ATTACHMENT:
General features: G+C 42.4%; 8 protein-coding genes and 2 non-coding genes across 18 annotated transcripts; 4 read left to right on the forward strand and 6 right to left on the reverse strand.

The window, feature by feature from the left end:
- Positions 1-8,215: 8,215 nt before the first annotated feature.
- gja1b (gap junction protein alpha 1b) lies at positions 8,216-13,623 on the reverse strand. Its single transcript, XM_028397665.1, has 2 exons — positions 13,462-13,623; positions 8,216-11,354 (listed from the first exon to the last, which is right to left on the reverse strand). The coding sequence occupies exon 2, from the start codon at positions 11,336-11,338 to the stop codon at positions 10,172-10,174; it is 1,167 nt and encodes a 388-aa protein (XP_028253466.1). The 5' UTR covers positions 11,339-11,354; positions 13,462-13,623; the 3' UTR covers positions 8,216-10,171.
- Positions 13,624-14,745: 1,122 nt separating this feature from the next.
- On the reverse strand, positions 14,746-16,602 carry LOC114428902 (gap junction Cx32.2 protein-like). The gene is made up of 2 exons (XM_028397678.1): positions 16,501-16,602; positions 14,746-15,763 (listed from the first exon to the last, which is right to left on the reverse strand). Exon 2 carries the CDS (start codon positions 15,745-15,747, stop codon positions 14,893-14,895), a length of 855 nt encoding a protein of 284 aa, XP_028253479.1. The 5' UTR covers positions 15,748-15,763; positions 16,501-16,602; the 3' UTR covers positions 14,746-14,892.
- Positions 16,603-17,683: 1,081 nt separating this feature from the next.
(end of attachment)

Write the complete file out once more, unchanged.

General features: G+C 42.4%; 8 protein-coding genes and 2 non-coding genes across 18 annotated transcripts; 4 read left to right on the forward strand and 6 right to left on the reverse strand.

The window, feature by feature from the left end:
- Positions 1-8,215: 8,215 nt before the first annotated feature.
- gja1b (gap junction protein alpha 1b) lies at positions 8,216-13,623 on the reverse strand. Its single transcript, XM_028397665.1, has 2 exons — positions 13,462-13,623; positions 8,216-11,354 (listed from the first exon to the last, which is right to left on the reverse strand). The coding sequence occupies exon 2, from the start codon at positions 11,336-11,338 to the stop codon at positions 10,172-10,174; it is 1,167 nt and encodes a 388-aa protein (XP_028253466.1). The 5' UTR covers positions 11,339-11,354; positions 13,462-13,623; the 3' UTR covers positions 8,216-10,171.
- Positions 13,624-14,745: 1,122 nt separating this feature from the next.
- On the reverse strand, positions 14,746-16,602 carry LOC114428902 (gap junction Cx32.2 protein-like). The gene is made up of 2 exons (XM_028397678.1): positions 16,501-16,602; positions 14,746-15,763 (listed from the first exon to the last, which is right to left on the reverse strand). Exon 2 carries the CDS (start codon positions 15,745-15,747, stop codon positions 14,893-14,895), a length of 855 nt encoding a protein of 284 aa, XP_028253479.1. The 5' UTR covers positions 15,748-15,763; positions 16,501-16,602; the 3' UTR covers positions 14,746-14,892.
- Positions 16,603-17,683: 1,081 nt separating this feature from the next.